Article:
Three years ago, the senior staff in her department got together, made a list and went to their director. "The next thing we know, we're having this big meeting with HR," she says. "Everybody talked; there was literally a podium, and we talked about these issues. And nothing changed." Only recently have things begun to improve in her department, Smith says, and she believes these improvements are linked to the nascent unionizing efforts at the Orange County hospitals. Another example of this, she says, is the recent notice she received in the mail informing her that employees will, for the first time, have their HMO insurance fully covered by the hospital beginning in 2008.
Sadrac Martinez, a janitorial worker at Mission Hospital who has worked there close to 10 years, noticed a few months ago that he and other co-workers were not seeing overtime hours reflected on their paychecks. Their supervisors, who are outsourced by the health system to third-party Aramark Corporation, would sometimes pay employees in cash when mistakes were found and would urge employees not to go to the hospital's HR department, he says.
One of the biggest issues for Martinez is the increased workload and decreased number of workers in his department, which he believes has led to an overall decline in hospital cleanliness. "There used to be seven people on the night shift, and now there are only two—and the hospital has grown," he says. He worries about the hospital's reputation. "To the hospital, the Aramark managers are good managers because they have a low cost and get the work done. But they don't know how Aramark does it," says Martinez, citing the bigger cleaning areas he and co-workers have been given and Aramark's emphasis on speed.
"We have a limited amount of time to clean between surgeries, approximately five minutes between three of us. Where is the concern for health? A surgery room that is stained and dirty after a surgery needs to be inspected very carefully. Five minutes is not enough time. The cleanliness of the room is not guaranteed in five minutes. If the next patient comes in, and there is bacteria there, they may get infected."
Martinez was suspended earlier this year in a move the union says was motivated because Martinez was vocal about his union support. (Unfair labor charges are pending with the National Labor Relations Board.)
His co-worker at Mission Hospital, Maria Godinez, who works on a janitorial team that has more direct contact with patients, says there needs to be more emphasis on working together as a team with doctors and nurses. "The doctor is as important as the nurse, who is as important as the person cleaning the room so that the patient arrives and doesn't acquire an infection. Our work is also important. But the whole world sees us as beneath them," she says. Godinez, who also went to HR over unpaid overtime hours, was also suspended earlier this year. "I was talking in the parking garage with someone, and some co-workers told them I was talking about the union. Then they suspended me. But I was outside, in the parking garage; it doesn't matter what I was talking about," she says.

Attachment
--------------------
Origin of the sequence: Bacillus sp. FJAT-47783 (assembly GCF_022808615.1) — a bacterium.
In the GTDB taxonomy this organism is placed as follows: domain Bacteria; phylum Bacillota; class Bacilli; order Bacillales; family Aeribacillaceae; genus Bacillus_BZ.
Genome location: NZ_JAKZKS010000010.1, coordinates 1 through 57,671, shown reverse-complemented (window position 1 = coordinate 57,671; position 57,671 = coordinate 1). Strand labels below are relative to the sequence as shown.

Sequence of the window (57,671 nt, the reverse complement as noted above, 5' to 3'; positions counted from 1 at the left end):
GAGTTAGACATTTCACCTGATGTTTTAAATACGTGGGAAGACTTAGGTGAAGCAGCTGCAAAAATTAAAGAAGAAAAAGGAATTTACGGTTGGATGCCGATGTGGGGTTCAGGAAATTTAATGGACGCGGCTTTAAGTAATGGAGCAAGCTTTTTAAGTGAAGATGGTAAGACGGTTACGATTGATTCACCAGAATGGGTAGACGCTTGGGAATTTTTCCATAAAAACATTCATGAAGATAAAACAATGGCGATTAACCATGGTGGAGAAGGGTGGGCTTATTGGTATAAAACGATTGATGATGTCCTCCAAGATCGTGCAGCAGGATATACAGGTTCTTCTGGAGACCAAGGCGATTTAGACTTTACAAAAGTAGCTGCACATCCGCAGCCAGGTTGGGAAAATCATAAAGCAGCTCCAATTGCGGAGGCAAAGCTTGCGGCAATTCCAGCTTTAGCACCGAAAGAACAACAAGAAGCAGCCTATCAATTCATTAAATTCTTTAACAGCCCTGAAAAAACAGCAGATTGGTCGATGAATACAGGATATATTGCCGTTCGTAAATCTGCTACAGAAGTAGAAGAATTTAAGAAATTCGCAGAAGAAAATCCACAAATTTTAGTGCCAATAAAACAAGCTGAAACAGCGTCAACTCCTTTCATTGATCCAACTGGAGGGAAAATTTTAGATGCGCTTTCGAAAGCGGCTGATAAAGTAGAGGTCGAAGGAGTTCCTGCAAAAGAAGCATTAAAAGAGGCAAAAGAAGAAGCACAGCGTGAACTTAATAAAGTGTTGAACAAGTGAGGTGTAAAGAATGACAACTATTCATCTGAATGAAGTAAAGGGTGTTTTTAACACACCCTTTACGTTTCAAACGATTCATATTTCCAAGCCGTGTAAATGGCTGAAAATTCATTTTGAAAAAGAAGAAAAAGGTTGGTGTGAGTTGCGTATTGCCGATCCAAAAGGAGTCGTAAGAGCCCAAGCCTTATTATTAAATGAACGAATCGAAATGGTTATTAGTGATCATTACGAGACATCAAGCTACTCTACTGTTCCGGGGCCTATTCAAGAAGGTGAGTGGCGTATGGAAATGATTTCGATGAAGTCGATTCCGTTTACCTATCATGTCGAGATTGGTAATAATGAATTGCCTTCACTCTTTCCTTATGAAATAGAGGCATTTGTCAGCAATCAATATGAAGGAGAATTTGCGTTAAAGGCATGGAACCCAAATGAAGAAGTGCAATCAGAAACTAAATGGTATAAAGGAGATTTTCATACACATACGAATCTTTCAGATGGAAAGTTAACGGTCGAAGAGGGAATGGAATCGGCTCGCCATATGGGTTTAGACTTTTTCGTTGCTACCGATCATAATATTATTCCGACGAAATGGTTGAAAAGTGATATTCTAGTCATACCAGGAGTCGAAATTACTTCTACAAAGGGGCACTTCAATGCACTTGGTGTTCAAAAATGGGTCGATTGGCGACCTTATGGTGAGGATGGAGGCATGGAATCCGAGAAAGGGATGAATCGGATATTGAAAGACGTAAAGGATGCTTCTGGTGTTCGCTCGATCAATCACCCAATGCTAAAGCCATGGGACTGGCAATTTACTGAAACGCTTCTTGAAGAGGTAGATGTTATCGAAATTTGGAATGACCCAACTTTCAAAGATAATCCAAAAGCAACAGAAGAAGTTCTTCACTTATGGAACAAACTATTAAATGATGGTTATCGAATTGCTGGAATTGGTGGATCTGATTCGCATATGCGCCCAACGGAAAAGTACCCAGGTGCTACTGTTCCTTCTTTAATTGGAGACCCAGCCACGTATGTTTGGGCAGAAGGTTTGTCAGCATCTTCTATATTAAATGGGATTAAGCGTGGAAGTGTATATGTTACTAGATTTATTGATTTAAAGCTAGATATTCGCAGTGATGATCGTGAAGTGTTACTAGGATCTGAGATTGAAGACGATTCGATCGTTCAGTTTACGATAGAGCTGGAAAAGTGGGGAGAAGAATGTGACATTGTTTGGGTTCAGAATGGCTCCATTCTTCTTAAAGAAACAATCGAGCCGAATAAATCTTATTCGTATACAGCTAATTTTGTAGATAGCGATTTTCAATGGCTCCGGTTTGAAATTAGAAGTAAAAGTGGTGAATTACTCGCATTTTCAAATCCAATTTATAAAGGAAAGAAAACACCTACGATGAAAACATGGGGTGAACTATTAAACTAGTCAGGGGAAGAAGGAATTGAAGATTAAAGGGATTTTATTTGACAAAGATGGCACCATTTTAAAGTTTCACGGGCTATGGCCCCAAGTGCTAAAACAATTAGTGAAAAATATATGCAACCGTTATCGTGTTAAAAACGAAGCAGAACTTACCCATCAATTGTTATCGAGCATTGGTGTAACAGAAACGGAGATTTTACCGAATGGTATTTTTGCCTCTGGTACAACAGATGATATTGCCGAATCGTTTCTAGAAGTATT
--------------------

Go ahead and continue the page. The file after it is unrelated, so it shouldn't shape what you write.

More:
Noel Paraiso, a dialysis technician at St. Joseph Hospital who has a reputation for being a kind of unofficial team leader in his department, says his supervisors effectively quieted him down. Paraiso likes to organize: He organized the system's first chapter in the Association of Nephrology Technicians and was interested when he first heard about union-organizing efforts in March. He knew there would be interest among his colleagues, especially in the area of equal pay, so he began talking candidly about the union during breaks and at lunch time.
When Paraiso's picture appeared in the monthly union newsletter, he was called in to meet with a group of supervisors last month. "That's the first time I've ever been called in," he says. He was told that co-workers were complaining that he was being forceful with them to sign a petition, which he denies. He was also told he could no longer post union material at his work station. "It was basically like a warning to me. They didn't make me sign anything." He says he and his fellow Filipino co-workers have been told they cannot speak Tagalog in the break room, but he's defied that rule. "I know my rights," he says.
But, he says, the effect of being called in has been chilling and has made him worry enough about his job to keep quiet. "If they can get to me and have me back off, then the others will follow," he says.
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Stories like these have been circulating between system hospitals in Northern and Southern California and have in some cases divided employees over the hospital's organizing policy and overshadowed the sisters' long history of public service.